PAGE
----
"que de sang caillé sur mon chemin griffé de lumière, l'or défunt des réverbères"

Tag: joyce johnson

Jack Kerouac in a Cabin on Desolation Peak

“Alone on the mountain, with the laconic crackling voices that came over the fire lookout’s radio as disembodied human contacts, Jack was prepared to grapple once and for all with the sense of mortality that overwhelmed him periodically, the awful knowledge we’re-all-gonna-die which could be crowded out by movement or sex or wine or the frantic conviviality of poets and intellectuals in cities or by his own huge efforts to remember, to get it all down lest it vanish without a trace […] But on Desolation Peak, there was the great unpeopled silence of nature; the city was behind him. Only wilderness to fill his vision. […] Black rock, implacable, it was the Void he’d come to find – although he could see it more benignly if he did a handstand as “just a hanging bubble” in space.”


“There were no conclusive answers to his questions. Like a prisoner he counted off the days till his descent. Looking into a mirror, he saw the bleary, unshaven face of boredom. A man who desired an ice-cream cone more than love. A murderer, too – drowning an inoffensive mouse in a dishtub of water.”

Joyce Johnson – Minor Characters. A Beat Memoir.


“Als nun Zarathustra so den Berg hinanstieg, gedachte er unterwegs des vielen einsamen Wanderns von Jugend an, und wie viele Berge und Rücken und Gipfel er schon gestiegen sei.
Ich bin ein Wanderer und ein Bergsteiger, sagte er zu seinem Herzen, ich liebe die Ebenen nicht, und es scheint, ich kan nicht lange stillsitzen.
Und was mir nun auch noch als Schicksal und Erlebnis komme, – ein Wandern wird darin sein und ein Bergsteigen: man erlebt endlich nur noch sich selber.
Die Zeit ist abgeflossen, wo mir noch Zufälle begegnen durften; und was könnte jetzt noch zu mir fallen, was nicht schon mein Eigen wäre!
Es kehrt nur zurück, es kommt mir endlich heim – mein eigen Selbst, und was von ihm lange in der Fremde war und zerstreut unter alle Dinge und Zufälle.
Und noch eins weiß ich: ich stehe jetzt vor meinem letzten Gipfel und vor dem, was mir am längsten aufgespart war. Ach, meinen härtesten Weg muß ich hinan! Ach, ich began meine einsamste Wanderung!”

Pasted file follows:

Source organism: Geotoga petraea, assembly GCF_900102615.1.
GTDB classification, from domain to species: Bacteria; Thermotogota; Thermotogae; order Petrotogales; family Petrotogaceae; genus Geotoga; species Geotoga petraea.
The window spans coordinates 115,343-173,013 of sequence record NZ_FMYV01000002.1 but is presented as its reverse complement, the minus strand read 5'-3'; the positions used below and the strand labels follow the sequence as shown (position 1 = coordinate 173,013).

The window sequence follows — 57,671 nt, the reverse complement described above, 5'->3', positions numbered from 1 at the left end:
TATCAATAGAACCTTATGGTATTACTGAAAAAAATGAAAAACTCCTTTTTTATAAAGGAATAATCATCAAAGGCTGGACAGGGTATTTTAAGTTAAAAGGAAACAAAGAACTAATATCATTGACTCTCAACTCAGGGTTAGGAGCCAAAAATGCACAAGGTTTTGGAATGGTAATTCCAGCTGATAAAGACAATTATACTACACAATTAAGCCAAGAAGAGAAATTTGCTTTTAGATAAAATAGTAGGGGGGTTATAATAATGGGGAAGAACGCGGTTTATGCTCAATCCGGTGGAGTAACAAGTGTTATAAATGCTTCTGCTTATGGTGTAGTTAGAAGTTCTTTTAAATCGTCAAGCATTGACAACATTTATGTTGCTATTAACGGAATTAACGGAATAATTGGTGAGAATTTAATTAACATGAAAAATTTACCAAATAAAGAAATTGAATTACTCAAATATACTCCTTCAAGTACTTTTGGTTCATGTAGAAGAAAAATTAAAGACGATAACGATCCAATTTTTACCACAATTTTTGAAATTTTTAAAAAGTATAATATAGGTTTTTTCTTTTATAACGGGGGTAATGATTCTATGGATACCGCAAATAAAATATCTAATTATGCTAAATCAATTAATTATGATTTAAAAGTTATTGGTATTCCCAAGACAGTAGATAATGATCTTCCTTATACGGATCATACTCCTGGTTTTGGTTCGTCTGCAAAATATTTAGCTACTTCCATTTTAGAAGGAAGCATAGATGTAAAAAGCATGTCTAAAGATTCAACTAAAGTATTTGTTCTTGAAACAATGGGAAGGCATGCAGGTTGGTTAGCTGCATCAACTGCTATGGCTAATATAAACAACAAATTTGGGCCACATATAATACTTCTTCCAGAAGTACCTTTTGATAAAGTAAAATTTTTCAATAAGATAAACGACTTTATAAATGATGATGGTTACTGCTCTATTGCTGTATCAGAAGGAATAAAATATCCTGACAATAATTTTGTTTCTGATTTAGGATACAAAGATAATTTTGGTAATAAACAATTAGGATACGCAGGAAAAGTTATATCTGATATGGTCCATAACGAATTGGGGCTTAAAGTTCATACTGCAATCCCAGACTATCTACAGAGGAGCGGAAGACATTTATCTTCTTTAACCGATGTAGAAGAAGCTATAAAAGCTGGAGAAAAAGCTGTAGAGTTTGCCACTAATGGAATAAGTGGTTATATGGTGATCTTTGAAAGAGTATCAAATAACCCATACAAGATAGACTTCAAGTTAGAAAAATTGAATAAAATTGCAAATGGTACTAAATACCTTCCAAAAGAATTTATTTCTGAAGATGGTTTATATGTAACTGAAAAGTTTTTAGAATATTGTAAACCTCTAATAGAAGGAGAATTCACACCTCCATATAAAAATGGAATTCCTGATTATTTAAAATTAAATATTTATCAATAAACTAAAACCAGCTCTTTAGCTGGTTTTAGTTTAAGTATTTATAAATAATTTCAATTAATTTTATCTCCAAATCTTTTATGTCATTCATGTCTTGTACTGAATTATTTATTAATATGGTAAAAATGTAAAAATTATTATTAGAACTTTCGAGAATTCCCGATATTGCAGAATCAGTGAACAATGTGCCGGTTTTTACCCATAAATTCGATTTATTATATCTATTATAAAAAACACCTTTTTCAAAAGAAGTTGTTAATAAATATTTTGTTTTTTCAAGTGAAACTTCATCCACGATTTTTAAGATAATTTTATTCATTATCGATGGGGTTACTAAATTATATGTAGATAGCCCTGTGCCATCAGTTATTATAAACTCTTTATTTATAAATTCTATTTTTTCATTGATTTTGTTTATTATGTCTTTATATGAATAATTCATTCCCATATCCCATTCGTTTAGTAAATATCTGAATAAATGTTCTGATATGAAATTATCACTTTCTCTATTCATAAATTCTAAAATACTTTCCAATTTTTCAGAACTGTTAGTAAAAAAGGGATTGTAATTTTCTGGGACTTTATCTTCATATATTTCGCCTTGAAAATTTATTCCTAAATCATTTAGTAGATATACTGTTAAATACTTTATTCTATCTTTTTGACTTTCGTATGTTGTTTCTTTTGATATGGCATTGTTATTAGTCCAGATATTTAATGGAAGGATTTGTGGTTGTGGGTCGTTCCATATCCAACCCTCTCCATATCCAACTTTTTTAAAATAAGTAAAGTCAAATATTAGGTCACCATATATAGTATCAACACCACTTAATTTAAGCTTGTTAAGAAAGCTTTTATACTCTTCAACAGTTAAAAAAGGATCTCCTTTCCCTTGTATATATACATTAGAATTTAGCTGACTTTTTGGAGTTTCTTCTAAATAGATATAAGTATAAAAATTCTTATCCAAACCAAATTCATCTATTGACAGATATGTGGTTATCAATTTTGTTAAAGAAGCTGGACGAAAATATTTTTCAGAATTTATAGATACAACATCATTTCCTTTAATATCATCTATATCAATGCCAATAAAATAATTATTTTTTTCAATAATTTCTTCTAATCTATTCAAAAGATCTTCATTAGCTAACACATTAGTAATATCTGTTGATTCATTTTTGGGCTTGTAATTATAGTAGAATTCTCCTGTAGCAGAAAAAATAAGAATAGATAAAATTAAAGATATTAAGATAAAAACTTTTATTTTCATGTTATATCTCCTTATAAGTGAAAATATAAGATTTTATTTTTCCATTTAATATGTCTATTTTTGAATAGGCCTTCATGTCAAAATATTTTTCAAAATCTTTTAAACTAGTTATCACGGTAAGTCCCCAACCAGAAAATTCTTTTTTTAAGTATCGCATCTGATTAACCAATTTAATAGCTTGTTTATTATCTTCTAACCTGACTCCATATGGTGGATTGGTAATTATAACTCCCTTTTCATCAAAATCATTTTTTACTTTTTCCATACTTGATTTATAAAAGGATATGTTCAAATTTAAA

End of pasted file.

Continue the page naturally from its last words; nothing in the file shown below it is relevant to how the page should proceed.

Friedrich Nietzsche – Also Sprach Zarathustra


Women at the Verge of an Artistic Movement

“Key to Surrealism, a movement that devoted considerable energy to theorizing about the role of Woman in the creative process, was the image of the femme-enfant, the naive woman-child whose spontaneous innocence, uncorrupted by logic or reason, brings her into closer contact with the intuitive realm of the unconscious so crucial to Surrealism. [André] Breton exalted Woman as the prime source of artistic creativity, saying, “The time will come when the ideas of woman will be asserted at the expense of those of man.” However, as Simone de Beauvoir pointed out in her discussion of Breton in The Second Sex, such theories present woman as an object of male definition, as Other rather than Self, leaving little place for the real women among the Surrealist group to develop independent creative identities. Thus, the women of Surrealism, as Gloria Orenstein has suggested, had to struggle against limitations placed on them by the very concepts of Surrealism itself.
Although Whitney Chadwick reports that the majority of women associated with Surrealism have cited Breton and the others as supportive and the movement as a sympathetic milieu, she goes on to point out that the women saw themselves as functioning outside Surrealist doctrine, which was generally formulated in their absence. Especially difficult was the cruelly ironic image of the femme-enfant, which, in equating woman’s creativity with youth and innocence, left little room for maturity or the aging process among the women artists in the group.”


Janet A. Kaplan – Remedios Varo. Unexpected Journeys.